|Publication number||US5624036 A|
|Application number||US 08/552,239|
|Publication date||Apr 29, 1997|
|Filing date||Nov 2, 1995|
|Priority date||Dec 8, 1994|
|Also published as||DE59503260D1, EP0718208A1, EP0718208B1|
|Publication number||08552239, 552239, US 5624036 A, US 5624036A, US-A-5624036, US5624036 A, US5624036A|
|Inventors||Monique Roulin, Manfred Gerber, Heinz Oster|
|Original Assignee||Alusuisse Technology & Management Ltd.|
|Export Citation||BiBTeX, EndNote, RefMan|
|Patent Citations (11), Referenced by (46), Classifications (9), Legal Events (5)|
|External Links: USPTO, USPTO Assignment, Espacenet|
The present invention relates to a blister pack without additional outer packaging for pharmaceuticals, having a base with a plurality of recesses that are surrounded by a shoulder and a lid foil attached to the shoulder, where removable contents are accommodated in the recesses and can be removed therefrom by pressing the recess in question and penetrating the lid foil or by removing the lid foil over the recess, and having an accompanying leaflet.
It is known to fill the bases of blister packs, in particular push-through packs, with contents, to cover the whole of base with a lid material, and to seal the lid material in place. The blister pack is characterized by way of a single or, in particular, by a plurality of single compartments that accommodate e.g. solid items, shaped solid preparations or pharmaceutical products such as tablets or dragees. If a single item e.g. a tablet is to be removed from a blister pack, the recess in the base is pressed and the tablet pushed through the lid material
The present invention embraces various kinds of blister packs. This includes e.g. the so-called push-through packs. Push-through packs are e.g. such that the lid material is of aluminum foil or an aluminum foil laminate. Aluminum foil is a preferred material for the lids on blister packs as the thickness of the material employed requires relatively little force for it to rupture. Consequently, the energy for penetration is low and the aluminum exhibits essentially no elasticity. As a rule the base of the blister pack is made of plastic, for example plastics such as PVC, polyamides, polyolefins, polyesters and laminates or multi-layered materials containing at least one of these materials and, if desired, also containing an aluminum foil. Other blister packs feature a base which is covered by a lid foil. The lid foil may cover the whole of the base area and is usefully provided with a line of weakness in the region of each recess, or each recess may be covered with an individual lid segment. Within the line of weakness or on each lid segment may be a tab for gripping which enables the individual recess to be exposed by peeling back the lid segment. As a rule, the base and the lid are of the above mentioned materials, whereby plastic laminates may also be employed for the lid materials.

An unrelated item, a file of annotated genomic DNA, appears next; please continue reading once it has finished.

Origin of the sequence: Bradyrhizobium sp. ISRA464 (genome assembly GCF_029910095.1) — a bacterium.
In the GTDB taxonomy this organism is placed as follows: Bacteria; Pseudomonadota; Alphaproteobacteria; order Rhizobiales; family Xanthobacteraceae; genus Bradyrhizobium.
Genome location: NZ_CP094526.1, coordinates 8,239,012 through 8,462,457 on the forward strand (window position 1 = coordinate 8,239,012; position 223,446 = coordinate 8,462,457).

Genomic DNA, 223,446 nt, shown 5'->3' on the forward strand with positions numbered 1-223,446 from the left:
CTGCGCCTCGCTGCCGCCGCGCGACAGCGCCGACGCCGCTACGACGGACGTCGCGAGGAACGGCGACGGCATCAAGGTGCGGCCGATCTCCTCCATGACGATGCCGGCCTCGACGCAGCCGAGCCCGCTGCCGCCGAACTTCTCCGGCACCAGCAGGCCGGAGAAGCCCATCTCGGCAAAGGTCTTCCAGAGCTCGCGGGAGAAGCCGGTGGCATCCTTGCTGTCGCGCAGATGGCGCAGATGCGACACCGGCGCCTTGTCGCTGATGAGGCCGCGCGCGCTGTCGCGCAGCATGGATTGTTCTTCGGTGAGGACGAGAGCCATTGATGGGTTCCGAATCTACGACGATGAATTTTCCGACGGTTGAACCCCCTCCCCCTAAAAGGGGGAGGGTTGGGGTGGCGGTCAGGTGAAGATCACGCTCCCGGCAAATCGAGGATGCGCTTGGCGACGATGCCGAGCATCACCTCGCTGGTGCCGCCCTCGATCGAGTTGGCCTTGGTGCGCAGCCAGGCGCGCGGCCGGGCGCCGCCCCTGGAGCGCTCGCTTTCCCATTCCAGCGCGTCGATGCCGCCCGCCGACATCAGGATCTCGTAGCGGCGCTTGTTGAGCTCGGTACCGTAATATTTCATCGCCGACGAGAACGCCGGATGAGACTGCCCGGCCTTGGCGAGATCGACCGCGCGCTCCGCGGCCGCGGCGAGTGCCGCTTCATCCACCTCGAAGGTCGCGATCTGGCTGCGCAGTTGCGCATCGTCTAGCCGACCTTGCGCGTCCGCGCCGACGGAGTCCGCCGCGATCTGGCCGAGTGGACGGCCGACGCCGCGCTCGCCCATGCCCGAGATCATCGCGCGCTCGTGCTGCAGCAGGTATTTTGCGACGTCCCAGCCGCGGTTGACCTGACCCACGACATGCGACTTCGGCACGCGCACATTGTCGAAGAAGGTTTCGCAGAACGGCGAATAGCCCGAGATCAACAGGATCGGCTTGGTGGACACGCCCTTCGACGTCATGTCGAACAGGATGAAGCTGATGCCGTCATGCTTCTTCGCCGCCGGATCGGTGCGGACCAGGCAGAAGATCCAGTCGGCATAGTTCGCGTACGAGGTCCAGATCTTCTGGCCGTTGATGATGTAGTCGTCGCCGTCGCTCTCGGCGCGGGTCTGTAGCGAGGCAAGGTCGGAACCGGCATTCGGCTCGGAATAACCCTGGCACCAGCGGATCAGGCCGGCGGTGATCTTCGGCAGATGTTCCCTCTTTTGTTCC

Such blister packs have found widespread use in the field of health care and for distribution of sweets such as pastilles and bonbons. Because of the possibility they offer to store sensitive contents carefully, and because of the ease with which the contents can be removed from them, such blister packs are now regarded as indispensable in daily life. With increasing endeavors being made to cut costs in health care, attempts are being made to keep the blister packs as small as possible. Further, the amount of packaging material and the product mix in packaging should be kept as small as possible, and the same or similar recyclable materials should be used for packaging purposes. Up to now blister packs have always been contained in outer packaging such as a plastic or cardboard box. The box also contains the accompanying leaflet providing information about the product. The leaflet is thus contained in the packaging, protected from loss. Last, but not least, because of the accompanying leaflet, it is compulsory to provide additional, expensive packaging i.e. the container in the form of a box.
The object of the present invention is to propose blister packs without additional outer packaging which enable tablets, dragees, capsules, ampoules etc. to be protected from extraneous influences such as moisture and dirt until use, and the accompanying leaflet to be kept with the blister pack, without the aid of additional outer packaging, available for the end user.
That object is achieved by way of the invention in that the accompanying leaflet forms part of the blister pack and is situated within the confines of the blister pack, where the blister pack features a plurality of recesses in the base containing removable contents, and the base features a compartment accommodating the accompanying leaflet, and the compartment features two long sides and two short sides, and the long sides or the long sides and the short sides are delimited by the shoulders, and the compartment is covered by the lid foil, or the blister pack features a gripping facility at its sides and the leaflet is accommodated in the gripping facility.